|Ph.D Student||Spiegelman Alexander|
|Subject||Fundamental Bounds and Algorithms in Distributed|
|Department||Department of Electrical Engineering||Supervisor||Professor Idit Keidar|
|Full Thesis text|
In recent years we see an exponential increase in storage capacity demands, creating a
need for big data storage solutions. Additionally, today’s economy emphasizes consolidation, giving rise to massive data centers and clouds. In this era, distributed storage plays a key role. This is marked by two clear trends: First, the storage market gravitates towards distributed storage solutions within data centers as well as across multiple data centers; such systems are typically made up of many cheap, low-reliability storage nodes, and achieve durability and high availability via redundancy. Second, we see more and more users store data in clouds that are accessed remotely over the Internet. In this thesis, we study two fundamental aspects of reliable distributed storage: storage space cost and dynamic storage reconfiguration.
Storage space cost. Given the inherent failure-prone nature of storage and network
components, a reliable distributed storage algorithm must store redundant information
in order to allow data to be reconstructed when some subset of the system fails. The
most common approach to achieve this is via replication, i.e., storing multiple copies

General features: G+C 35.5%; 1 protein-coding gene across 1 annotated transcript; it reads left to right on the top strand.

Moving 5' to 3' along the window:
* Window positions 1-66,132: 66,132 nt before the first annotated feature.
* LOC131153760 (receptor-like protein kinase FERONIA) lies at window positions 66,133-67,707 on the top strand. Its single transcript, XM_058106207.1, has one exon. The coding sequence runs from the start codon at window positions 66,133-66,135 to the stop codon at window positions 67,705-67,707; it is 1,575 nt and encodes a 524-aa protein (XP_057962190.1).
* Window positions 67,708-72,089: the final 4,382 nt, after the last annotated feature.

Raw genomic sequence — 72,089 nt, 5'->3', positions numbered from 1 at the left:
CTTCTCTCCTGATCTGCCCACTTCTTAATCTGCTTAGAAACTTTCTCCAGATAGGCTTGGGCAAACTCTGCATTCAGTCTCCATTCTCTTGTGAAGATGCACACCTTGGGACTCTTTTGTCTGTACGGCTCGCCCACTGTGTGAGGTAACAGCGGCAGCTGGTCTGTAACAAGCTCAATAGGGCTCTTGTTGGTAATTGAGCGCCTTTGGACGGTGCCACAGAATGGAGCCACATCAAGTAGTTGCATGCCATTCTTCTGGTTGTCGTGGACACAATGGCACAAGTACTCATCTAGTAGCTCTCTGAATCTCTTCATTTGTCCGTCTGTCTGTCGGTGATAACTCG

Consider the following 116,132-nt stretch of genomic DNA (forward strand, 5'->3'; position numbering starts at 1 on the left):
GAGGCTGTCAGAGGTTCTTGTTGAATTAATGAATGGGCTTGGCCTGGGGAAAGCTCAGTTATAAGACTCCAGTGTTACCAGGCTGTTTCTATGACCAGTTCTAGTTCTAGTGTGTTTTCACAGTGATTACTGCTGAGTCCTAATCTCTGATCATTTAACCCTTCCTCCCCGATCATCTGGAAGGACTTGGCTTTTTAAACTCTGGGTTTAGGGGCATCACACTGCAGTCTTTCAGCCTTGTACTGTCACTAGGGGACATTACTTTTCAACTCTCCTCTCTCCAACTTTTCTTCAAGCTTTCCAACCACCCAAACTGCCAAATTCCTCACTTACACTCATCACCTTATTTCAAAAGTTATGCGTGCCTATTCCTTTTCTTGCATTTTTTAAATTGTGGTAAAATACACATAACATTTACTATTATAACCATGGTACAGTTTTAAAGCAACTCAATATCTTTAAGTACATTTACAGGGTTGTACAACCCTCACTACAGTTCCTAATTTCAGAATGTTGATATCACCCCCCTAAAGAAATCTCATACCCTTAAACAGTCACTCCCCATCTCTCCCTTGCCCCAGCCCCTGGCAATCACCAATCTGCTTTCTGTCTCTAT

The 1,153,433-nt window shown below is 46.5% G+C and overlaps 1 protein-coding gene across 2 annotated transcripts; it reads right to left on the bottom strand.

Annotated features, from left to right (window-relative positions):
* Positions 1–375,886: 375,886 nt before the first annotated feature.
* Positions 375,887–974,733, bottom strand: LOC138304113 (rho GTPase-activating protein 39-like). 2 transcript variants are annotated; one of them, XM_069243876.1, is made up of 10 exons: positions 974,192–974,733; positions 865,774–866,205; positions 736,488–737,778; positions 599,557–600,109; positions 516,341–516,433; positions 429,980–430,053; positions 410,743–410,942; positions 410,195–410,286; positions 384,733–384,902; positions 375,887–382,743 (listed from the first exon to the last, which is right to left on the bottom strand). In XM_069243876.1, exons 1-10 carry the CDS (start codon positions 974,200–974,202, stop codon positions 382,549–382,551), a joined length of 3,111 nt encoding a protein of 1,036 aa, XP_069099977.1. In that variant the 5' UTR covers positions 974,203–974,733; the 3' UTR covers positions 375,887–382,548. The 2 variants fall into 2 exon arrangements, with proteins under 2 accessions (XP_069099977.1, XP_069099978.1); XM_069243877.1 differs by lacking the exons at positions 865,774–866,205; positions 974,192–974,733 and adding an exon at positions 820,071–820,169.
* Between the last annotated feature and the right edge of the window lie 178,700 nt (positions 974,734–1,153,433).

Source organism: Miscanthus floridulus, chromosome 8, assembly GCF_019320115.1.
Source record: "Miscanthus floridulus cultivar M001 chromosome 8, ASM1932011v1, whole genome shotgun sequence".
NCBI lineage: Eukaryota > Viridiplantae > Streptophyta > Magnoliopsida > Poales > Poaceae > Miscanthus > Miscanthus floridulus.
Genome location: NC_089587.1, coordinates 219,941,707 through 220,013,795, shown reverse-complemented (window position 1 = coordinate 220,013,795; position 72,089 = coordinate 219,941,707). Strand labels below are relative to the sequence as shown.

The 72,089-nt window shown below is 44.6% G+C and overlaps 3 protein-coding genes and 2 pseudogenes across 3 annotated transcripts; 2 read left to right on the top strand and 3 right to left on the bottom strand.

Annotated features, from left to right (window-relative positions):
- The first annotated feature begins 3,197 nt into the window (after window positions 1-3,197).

of each data block. The well-known ABD result shows that an f -tolerant storage can
be emulated using a collection of 2 f 1 fault-prone servers, each storing a single readmodify- write object type, which is known to be optimal. We first generalize this bound by investigating the inherent space cost of emulating reliable storage as a function of the object type exposed by the underlying servers. Then, we focus on read-modify-write object type and investigate whether erasure codes can help mitigate the significant cost of replication that results from the immense size of the data. Some previous works attempted to do it, but a closer look at existing solutions reveals that they incur extra storage costs in other places. Specifically, the use of coding creates scenarios where old information cannot be over-written, leading the storage to grow without bound if concurrency is high. We shed light on the fundamental tradeoff between lower redundancy per block (as achieved by codes), concurrency, and allowing old data to be over-written (as achieved by replication).
Dynamic reconfiguration. A key challenge for distributed storage is the problem of
reconfiguration. Clearly, any production storage system that provides data reliability
and availability for long periods must be able to reconfigure in order to remove failed
or old nodes and add healthy or new ones. Reconfiguration is also essential in order
to realize the greatest advantage of distributed storage over traditional monolithic enterprise storage solutions, namely, that it supports elastic incremental growth- the main motivation for the economic model of cloud computing. In this thesis we contribute to the understanding of reconfiguration of distributed storage by showing both negative (impossibility) and positive (algorithms) results.